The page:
Ever so often we get asked the question: “Is new car tech making us worse drivers?“. And sometimes, our answer is met with hesitation. While advanced driver assist features, like blind spot detection, automatic emergency braking, and lane keep, have undoubtedly improved our safety in the car, there is some concern that drivers have become lazier in the process. Or at least, less alert. While driver behavior is still the root of most traffic accidents nowadays, one thing is for certain — newer cars are much safer than their predecessors.
Here we will detail the NHTSA’s latest stance on new car production and highlight the equipment and technology that revolutionized the parameters of vehicle safety.
Newer cars are simply built better with lots more safety options to choose from
Over the years, the NHTSA and several other traffic safety organizations have made a steadfast commitment to improving passenger safety as a whole. And frankly, one of the biggest ways of achieving this was through the advanced engineering of new vehicles. Between decades of studies, in-depth research, and countless testing data, the National Highway Traffic Safety Administration has indisputably helped hundreds of automakers attain new strides in car safety.
These days, the number of advanced safety features available (or standard) are truly expansive. Drivers not only have the modern comforts of air bag technology and seat belt detection, they can also pick and choose what safety features will add value to their purchase. For instance, if you spend your days commuting in congested highway traffic, it’s likely forward collision warning would be a great addition to your car.
Right now, there are so many features that contribute to passenger safety. Here’s a brief look at the NHTSA’s top equipment and technology picks for transforming car safety over the last few decades:
Electronic stability control
When you end up in the middle of a crash, newer cars will immediately try to stabilize and avoid spin-outs or veering in the wrong direction thanks to electric stability control. As a technology that became a requirement in 2011, it’s obvious this advancement has had a huge impact on passenger safety already. Essentially, electronic stability control systems use automatic computer-controlled braking to help the driver maintain control of the vehicle in high-stress scenarios with hard-steering.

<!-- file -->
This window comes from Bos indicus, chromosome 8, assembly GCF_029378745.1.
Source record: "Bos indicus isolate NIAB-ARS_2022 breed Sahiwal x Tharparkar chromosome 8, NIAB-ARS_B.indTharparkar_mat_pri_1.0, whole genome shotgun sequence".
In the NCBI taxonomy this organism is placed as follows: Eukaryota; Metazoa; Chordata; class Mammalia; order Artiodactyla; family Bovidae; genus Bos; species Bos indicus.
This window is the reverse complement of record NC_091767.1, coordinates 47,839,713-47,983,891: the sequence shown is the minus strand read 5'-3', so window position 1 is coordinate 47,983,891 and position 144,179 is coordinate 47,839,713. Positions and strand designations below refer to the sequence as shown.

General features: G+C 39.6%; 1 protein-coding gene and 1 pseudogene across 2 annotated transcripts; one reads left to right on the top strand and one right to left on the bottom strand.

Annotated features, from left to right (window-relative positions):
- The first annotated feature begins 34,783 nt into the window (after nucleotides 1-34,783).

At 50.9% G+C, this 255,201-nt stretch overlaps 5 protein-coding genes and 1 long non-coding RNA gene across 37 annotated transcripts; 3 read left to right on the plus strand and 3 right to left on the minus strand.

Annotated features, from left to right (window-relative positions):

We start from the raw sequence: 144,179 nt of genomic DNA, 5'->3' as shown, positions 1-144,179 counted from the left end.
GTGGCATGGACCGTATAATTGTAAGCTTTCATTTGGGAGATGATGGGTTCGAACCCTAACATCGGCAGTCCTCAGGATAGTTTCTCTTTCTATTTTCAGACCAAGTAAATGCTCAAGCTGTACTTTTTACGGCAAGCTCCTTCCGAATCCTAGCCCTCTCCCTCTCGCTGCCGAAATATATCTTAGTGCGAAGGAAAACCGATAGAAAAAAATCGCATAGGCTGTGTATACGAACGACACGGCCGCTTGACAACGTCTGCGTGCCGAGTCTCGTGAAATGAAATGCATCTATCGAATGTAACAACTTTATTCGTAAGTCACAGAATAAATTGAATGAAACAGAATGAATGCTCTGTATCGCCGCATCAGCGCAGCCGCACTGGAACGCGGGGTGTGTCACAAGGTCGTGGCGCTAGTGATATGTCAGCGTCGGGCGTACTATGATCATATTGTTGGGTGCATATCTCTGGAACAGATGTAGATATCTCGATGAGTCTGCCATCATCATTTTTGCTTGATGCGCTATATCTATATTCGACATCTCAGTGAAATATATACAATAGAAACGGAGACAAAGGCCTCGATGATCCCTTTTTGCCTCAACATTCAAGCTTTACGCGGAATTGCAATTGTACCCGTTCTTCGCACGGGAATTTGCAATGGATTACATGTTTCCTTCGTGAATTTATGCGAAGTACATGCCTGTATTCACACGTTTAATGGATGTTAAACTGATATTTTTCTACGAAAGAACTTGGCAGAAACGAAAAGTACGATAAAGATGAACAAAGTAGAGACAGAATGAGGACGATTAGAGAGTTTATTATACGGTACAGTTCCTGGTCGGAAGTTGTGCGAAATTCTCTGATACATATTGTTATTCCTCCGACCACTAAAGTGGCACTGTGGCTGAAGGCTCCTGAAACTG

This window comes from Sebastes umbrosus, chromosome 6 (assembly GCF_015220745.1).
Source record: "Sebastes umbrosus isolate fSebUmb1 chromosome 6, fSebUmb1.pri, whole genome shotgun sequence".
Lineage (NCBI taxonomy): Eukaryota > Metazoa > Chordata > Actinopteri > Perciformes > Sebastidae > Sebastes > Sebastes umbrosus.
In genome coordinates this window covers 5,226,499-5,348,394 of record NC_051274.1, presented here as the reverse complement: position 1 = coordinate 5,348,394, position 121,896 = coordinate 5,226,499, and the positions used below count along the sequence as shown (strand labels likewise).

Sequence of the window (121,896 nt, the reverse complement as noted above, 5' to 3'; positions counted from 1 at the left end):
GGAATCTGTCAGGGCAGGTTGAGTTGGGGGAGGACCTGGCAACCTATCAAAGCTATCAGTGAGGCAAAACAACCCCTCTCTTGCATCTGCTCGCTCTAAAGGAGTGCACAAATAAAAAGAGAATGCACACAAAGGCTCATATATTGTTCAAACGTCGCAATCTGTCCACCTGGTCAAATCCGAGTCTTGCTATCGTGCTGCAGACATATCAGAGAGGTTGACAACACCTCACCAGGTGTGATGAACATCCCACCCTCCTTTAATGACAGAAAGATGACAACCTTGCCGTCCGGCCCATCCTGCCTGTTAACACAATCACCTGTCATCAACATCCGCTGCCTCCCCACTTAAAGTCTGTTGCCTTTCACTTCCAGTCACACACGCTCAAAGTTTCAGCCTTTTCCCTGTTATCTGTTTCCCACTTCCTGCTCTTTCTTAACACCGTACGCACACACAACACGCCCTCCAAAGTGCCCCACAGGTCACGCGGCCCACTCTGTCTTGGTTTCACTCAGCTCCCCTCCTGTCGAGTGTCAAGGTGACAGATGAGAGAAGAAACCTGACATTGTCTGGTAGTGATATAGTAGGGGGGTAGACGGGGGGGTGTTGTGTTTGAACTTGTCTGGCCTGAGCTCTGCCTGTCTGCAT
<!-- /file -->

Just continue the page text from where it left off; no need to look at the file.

Blind spot detection
No matter how advanced newer cars may seem, blind spots are still inevitable. Fortunately, blind spot detection technology has become instrumental in deterring drivers from entering an unforeseen crash. This technology was developed through the use of cameras and sensors to automatically detect if a vehicle is in the adjacent lane. Many automakers have since implemented audio and visual warnings in the car to stop drivers from crossing the white lines at the wrong time.
Admittedly, rear-view cameras have developed into one of the most used safety features in current times. While this technology originally aimed to prevent a backup collision or visually show if an object has come into your intended path, the technology behind backup cameras continues to advance. With 360 camera views, drivers can now see behind them and to the sides in the evident a pedestrian is approaching. Lawmakers made rear-view camera systems mandatory in all new cars in 2018.
It’s true, automated driving systems are the leading advancements in car safety today. In fact, in the last decade we’ve witnessed an entire tech revolution through the engineering of new safety features. Driver assistance is perhaps the most groundbreaking, in general, offering drivers greater protection and a second set of eyes while navigating roadways. Technologies like forward collision warning, emergency braking, and lane assistance have changed the game in driver safety.
NHTSA aims to reduce cost of advanced safety in newer cars
In 2022, owning a newer car is more of a challenge rather than a cakewalk. With new car prices averaging over MSRP and a number of advanced safety features coming at a cost, drivers don’t always have the luxury of the best safety available. While the NHTSA anticipates more safety improvements in the next few years, price is still a factor. A major goal of the NHTSA right now is to put regulations in place that reduce the cost of these innovative features. It is with hope, in time, that more families can feel safer on the road because of driver assistance and all the latest technologies found predominantly in newer vehicles.